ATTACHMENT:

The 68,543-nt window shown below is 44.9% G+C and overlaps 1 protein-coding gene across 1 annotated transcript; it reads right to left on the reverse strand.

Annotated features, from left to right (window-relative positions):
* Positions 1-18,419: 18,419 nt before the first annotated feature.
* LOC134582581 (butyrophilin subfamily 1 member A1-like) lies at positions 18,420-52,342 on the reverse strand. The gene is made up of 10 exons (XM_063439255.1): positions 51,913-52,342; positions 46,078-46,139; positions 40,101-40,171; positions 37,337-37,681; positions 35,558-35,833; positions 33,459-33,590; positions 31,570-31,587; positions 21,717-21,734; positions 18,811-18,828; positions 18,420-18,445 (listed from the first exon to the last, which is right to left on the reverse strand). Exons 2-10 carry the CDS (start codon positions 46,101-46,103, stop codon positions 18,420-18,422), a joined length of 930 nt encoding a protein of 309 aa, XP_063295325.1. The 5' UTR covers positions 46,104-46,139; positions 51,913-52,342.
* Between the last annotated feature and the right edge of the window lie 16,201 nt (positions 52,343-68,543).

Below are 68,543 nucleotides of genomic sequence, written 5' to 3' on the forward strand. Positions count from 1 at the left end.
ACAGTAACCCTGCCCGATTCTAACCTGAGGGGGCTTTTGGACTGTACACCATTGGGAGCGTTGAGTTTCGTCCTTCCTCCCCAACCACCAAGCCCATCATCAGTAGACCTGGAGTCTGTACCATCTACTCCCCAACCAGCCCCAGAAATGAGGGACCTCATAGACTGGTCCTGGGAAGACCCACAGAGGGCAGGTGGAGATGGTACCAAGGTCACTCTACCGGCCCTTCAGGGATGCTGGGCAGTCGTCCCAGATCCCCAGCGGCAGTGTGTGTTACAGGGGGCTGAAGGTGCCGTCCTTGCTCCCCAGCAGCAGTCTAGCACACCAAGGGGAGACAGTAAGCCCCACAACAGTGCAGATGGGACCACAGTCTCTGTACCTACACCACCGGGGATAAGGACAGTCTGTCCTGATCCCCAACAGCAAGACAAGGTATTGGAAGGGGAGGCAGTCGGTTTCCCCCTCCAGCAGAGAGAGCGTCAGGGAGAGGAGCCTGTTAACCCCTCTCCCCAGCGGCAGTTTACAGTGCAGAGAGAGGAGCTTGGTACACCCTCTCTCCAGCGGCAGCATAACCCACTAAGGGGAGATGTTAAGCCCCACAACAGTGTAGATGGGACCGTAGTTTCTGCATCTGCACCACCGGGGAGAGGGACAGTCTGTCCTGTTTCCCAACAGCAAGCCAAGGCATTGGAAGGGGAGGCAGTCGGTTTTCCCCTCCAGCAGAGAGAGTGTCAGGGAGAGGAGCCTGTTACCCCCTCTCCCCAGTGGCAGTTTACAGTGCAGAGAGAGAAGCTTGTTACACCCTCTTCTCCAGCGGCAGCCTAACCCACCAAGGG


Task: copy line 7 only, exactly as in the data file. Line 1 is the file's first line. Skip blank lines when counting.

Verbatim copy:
ACAGTAACCCTGCCCGATTCTAACCTGAGGGGGCTTTTGGACTGTACACCATTGGGAGCGTTGAGTTTCGTCCTTCCTCCCCAACCACCAAGCCCATCATCAGTAGACCTGGAGTCTGTACCATCTACTCCCCAACCAGCCCCAGAAATGAGGGACCTCATAGACTGGTCCTGGGAAGACCCACAGAGGGCAGGTGGAGATGGTACCAAGGTCACTCTACCGGCCCTTCAGGGATGCTGGGCAGTCGTCCCAGATCCCCAGCGGCAGTGTGTGTTACAGGGGGCTGAAGGTGCCGTCCTTGCTCCCCAGCAGCAGTCTAGCACACCAAGGGGAGACAGTAAGCCCCACAACAGTGCAGATGGGACCACAGTCTCTGTACCTACACCACCGGGGATAAGGACAGTCTGTCCTGATCCCCAACAGCAAGACAAGGTATTGGAAGGGGAGGCAGTCGGTTTCCCCCTCCAGCAGAGAGAGCGTCAGGGAGAGGAGCCTGTTAACCCCTCTCCCCAGCGGCAGTTTACAGTGCAGAGAGAGGAGCTTGGTACACCCTCTCTCCAGCGGCAGCATAACCCACTAAGGGGAGATGTTAAGCCCCACAACAGTGTAGATGGGACCGTAGTTTCTGCATCTGCACCACCGGGGAGAGGGACAGTCTGTCCTGTTTCCCAACAGCAAGCCAAGGCATTGGAAGGGGAGGCAGTCGGTTTTCCCCTCCAGCAGAGAGAGTGTCAGGGAGAGGAGCCTGTTACCCCCTCTCCCCAGTGGCAGTTTACAGTGCAGAGAGAGAAGCTTGTTACACCCTCTTCTCCAGCGGCAGCCTAACCCACCAAGGG